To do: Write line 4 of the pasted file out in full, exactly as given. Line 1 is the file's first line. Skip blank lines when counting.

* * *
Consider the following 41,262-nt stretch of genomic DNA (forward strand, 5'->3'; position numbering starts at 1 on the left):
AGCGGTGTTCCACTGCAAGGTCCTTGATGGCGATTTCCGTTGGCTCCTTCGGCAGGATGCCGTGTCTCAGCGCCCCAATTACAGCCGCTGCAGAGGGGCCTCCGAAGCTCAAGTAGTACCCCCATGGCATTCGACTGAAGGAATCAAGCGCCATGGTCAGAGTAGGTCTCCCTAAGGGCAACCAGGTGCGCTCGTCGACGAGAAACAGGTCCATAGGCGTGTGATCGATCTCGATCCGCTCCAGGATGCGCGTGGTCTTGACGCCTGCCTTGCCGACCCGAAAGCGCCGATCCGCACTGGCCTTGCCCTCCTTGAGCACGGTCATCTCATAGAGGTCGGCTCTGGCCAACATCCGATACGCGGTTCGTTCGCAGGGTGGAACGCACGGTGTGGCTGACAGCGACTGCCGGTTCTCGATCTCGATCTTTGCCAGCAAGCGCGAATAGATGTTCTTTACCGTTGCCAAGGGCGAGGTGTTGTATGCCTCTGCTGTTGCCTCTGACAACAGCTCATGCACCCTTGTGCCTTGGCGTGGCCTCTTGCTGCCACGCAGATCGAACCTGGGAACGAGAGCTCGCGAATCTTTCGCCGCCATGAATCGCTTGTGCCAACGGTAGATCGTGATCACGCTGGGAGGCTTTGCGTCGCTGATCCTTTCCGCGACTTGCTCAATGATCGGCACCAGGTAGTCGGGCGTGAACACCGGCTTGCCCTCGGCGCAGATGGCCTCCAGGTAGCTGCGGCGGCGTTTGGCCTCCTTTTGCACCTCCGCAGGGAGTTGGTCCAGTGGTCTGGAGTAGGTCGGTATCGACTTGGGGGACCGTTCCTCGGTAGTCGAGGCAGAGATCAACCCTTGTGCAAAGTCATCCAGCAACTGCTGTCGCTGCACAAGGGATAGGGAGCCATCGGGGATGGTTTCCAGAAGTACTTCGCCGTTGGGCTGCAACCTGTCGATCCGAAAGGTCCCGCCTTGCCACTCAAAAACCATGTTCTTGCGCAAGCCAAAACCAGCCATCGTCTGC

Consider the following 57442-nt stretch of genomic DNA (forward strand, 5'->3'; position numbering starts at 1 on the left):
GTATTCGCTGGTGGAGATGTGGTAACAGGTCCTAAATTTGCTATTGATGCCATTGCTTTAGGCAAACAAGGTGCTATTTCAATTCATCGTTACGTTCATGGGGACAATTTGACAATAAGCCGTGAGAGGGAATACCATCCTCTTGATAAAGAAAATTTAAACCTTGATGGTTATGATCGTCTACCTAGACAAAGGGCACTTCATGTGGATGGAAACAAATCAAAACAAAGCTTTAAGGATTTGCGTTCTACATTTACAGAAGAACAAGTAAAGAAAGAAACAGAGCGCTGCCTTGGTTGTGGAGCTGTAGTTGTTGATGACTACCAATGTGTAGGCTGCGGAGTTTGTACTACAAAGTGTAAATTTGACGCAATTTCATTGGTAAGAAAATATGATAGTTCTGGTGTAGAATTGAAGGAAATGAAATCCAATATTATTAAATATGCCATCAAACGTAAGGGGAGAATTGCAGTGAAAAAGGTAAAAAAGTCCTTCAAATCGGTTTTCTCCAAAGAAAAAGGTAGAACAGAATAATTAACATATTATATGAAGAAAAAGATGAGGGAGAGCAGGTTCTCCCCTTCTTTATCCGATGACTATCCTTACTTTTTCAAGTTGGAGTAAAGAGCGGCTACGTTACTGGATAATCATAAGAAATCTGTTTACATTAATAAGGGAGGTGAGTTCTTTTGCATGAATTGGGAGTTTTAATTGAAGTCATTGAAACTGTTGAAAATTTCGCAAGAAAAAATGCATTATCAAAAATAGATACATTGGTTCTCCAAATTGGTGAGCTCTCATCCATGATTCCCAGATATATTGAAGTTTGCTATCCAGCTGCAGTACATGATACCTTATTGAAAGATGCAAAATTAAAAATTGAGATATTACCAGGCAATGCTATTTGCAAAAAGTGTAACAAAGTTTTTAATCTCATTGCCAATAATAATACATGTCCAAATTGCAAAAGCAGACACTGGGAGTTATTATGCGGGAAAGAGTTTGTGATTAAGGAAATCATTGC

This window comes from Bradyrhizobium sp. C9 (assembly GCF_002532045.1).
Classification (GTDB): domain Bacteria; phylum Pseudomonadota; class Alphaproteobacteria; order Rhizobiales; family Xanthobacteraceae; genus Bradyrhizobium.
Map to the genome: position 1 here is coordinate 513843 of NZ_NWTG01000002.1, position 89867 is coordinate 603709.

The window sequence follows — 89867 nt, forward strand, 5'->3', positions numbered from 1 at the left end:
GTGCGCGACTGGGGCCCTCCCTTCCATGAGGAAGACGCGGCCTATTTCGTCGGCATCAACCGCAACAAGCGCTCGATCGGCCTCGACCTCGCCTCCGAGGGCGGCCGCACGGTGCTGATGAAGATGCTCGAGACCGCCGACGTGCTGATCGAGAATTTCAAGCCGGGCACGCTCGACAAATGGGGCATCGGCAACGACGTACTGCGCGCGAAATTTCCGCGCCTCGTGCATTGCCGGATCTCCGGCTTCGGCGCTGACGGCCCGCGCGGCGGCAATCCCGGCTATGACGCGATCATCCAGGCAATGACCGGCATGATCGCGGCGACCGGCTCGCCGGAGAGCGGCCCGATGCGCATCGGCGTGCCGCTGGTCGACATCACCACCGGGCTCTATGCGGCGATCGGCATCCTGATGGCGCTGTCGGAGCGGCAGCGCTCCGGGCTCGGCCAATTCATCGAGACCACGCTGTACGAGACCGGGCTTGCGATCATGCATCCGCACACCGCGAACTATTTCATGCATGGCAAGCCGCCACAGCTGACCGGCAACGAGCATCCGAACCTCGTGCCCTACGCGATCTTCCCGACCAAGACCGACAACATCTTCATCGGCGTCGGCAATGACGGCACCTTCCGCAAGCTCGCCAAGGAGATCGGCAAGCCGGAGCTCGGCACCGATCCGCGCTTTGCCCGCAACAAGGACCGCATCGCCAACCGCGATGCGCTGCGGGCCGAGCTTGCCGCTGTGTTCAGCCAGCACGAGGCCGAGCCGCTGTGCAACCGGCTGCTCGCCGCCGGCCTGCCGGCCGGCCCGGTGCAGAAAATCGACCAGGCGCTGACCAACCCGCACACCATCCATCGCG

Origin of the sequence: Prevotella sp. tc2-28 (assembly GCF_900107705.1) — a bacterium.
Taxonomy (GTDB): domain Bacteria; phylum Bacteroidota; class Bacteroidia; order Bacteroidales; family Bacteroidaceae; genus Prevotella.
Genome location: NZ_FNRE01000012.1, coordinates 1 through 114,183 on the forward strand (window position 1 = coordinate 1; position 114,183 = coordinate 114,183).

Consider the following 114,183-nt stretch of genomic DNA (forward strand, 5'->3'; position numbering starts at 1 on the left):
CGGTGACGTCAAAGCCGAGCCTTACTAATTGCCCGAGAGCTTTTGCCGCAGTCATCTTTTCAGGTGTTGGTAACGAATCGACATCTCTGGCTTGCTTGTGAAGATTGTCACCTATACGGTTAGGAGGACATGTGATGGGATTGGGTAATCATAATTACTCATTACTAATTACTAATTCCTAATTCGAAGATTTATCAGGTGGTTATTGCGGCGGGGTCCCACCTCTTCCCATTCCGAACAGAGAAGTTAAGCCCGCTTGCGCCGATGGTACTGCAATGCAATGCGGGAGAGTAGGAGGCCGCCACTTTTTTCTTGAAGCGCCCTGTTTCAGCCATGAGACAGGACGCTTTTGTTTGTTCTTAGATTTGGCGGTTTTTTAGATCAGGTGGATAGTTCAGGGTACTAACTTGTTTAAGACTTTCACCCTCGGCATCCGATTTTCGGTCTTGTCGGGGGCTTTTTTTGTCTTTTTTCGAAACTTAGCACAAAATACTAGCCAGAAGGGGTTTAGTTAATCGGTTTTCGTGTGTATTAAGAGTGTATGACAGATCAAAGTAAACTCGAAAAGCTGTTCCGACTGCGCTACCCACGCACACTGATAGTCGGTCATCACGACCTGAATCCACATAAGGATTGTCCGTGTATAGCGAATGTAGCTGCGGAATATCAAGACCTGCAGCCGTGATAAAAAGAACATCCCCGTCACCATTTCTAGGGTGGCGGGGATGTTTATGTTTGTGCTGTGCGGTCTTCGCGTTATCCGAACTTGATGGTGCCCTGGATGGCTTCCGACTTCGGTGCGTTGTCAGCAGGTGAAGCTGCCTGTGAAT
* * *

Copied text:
GTATTCGCTGGTGGAGATGTGGTAACAGGTCCTAAATTTGCTATTGATGCCATTGCTTTAGGCAAACAAGGTGCTATTTCAATTCATCGTTACGTTCATGGGGACAATTTGACAATAAGCCGTGAGAGGGAATACCATCCTCTTGATAAAGAAAATTTAAACCTTGATGGTTATGATCGTCTACCTAGACAAAGGGCACTTCATGTGGATGGAAACAAATCAAAACAAAGCTTTAAGGATTTGCGTTCTACATTTACAGAAGAACAAGTAAAGAAAGAAACAGAGCGCTGCCTTGGTTGTGGAGCTGTAGTTGTTGATGACTACCAATGTGTAGGCTGCGGAGTTTGTACTACAAAGTGTAAATTTGACGCAATTTCATTGGTAAGAAAATATGATAGTTCTGGTGTAGAATTGAAGGAAATGAAATCCAATATTATTAAATATGCCATCAAACGTAAGGGGAGAATTGCAGTGAAAAAGGTAAAAAAGTCCTTCAAATCGGTTTTCTCCAAAGAAAAAGGTAGAACAGAATAATTAACATATTATATGAAGAAAAAGATGAGGGAGAGCAGGTTCTCCCCTTCTTTATCCGATGACTATCCTTACTTTTTCAAGTTGGAGTAAAGAGCGGCTACGTTACTGGATAATCATAAGAAATCTGTTTACATTAATAAGGGAGGTGAGTTCTTTTGCATGAATTGGGAGTTTTAATTGAAGTCATTGAAACTGTTGAAAATTTCGCAAGAAAAAATGCATTATCAAAAATAGATACATTGGTTCTCCAAATTGGTGAGCTCTCATCCATGATTCCCAGATATATTGAAGTTTGCTATCCAGCTGCAGTACATGATACCTTATTGAAAGATGCAAAATTAAAAATTGAGATATTACCAGGCAATGCTATTTGCAAAAAGTGTAACAAAGTTTTTAATCTCATTGCCAATAATAATACATGTCCAAATTGCAAAAGCAGACACTGGGAGTTATTATGCGGGAAAGAGTTTGTGATTAAGGAAATCATTGC